Topographical considerations are important but little explored and may distinguish bipolar disorder from schizophrenia 238, 239 . Buchsbaum et al. 240 examined a bipolar patient through five regular and rapid switches from mania to depression, finding that changes in the P200 amplitude were synchronous with the switches, decreasing at the vertex and increasing occipitally with mania. Altered stimulus dependency relations, revealed with the P100, preceded the switch from depression to mania by 8-10 days. evidence of hyper-responsiveness, particularly in left-hand responses, and this coincided with higher self-rated depression. Larger left- than right-hand responses to non-signal stimuli had earlier been reported in endogenous depression 249, 250 . This was subsequently reported in college students described as subsyndromal and at risk for bipolar disorder 251 , in whom there was also a bias towards leftward conjugate eye movements in response to cognitive problems. Together the...

Postmortem Studies

The studies of the GABA system described in this section have been designed to provide the information regarding the disinhibitory interactions of this system with itself (GABA-to-GABA) and with the dopamine system. There are many different markers and methods that have been used to study the GABA system, including non-pyramidal cell counts 86, 133 , assays of GABA concentrations 134 , enzymatic 135 and ICC studies of glutamate decarboxylase (GAD) 136,137 , GABA receptor binding activity 84, 138-140 , the GABA transporter 141-145 , calcium binding 146-151 and other peptides, such as reelin 152, 153 . These studies have been providing overwhelming evidence that the GABA system is down-regulated in schizophrenia and, more recently, in bipolar disorder. Cell counting studies have indicated that an overt loss of GABAergic cells is a feature of bipolar disorder, but not schizophrenia. Nevertheless, patients with schizophrenia also show a defect of GABAergic neurotransmission, as suggested...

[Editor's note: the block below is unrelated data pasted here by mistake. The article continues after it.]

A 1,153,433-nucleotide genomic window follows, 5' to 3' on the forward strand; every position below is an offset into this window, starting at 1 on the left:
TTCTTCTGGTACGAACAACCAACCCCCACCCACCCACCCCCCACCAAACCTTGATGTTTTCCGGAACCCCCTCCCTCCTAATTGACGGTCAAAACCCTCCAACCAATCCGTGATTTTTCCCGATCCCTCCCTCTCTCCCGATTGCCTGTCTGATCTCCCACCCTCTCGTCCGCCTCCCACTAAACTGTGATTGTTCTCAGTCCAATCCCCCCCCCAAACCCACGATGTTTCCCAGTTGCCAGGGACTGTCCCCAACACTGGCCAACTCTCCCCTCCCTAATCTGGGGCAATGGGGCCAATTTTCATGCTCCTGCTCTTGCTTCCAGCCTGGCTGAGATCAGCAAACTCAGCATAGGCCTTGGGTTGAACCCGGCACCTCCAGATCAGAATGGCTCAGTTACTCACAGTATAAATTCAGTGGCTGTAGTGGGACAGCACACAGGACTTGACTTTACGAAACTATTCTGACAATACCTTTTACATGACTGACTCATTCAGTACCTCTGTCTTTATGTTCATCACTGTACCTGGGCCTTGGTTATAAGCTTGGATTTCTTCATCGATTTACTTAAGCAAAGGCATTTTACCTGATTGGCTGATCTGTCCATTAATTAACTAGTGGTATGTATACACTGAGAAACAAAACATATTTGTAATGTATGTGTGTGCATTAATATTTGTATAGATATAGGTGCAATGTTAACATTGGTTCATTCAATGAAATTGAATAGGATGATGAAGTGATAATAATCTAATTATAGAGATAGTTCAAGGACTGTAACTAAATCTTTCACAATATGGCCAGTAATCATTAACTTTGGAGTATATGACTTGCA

Anatomic Networks

Cajal-Retzius cells that may be GABAergic in nature 255, 256 . These neurons are the first to appear and are localized in layer I 257 . During early development of the cortex, they interact with Martinotti cells in deeper laminae and may play a role in the formation of laminar patterns 257 . In both schizophrenia and bipolar disorder, reelin and GAD67 mRNA have been found to be decreased in layer I and, to a lesser extent, layer II 152 . These latter findings are consistent with both a cell counting study 86 and highresolution analyses of GABAA receptor binding activity 169 showing preferential changes in layer II of the prefrontal cortex. The authors of these studies propose that a down-regulation of reelin expression in this region of schizophrenic and bipolar brain may be due to either a genetic or an epigenetic factor. Since this protein is reduced in both schizophrenia and bipolar disorder, it seems more likely that the changes noted might be related to an environmental factor...

DSM code 29689

Generations are affected by bipolar disorder. Serotonin, norepinephrine, and dopamine, brain chemicals known as neurotransmitters that regulate mood, arousal, and energy, respectively, may be altered in bipolar disorder. A diathesis-stress model has been proposed for some psychosomatic disorders such as hypertension and ulcers. This model has also been applied to bipolar disorder. In a diathesis-stress model, there is a susceptibility (the diathesis) for the disorder. An individual who has a diathesis is at risk for the disorder but may not show signs of the disorder unless there is sufficient stress. In this model, a genetic or biochemical predisposition toward the disorder (the bipolar diathesis) may lie dormant until stress triggers the emergence of the illness. The stress may be psychosocial, biological, neuro-chemical, or a combination of these factors. A diathesis-stress model can also account for some of the recurrent episodes of mania in bipolar disorder. Investigators suggest...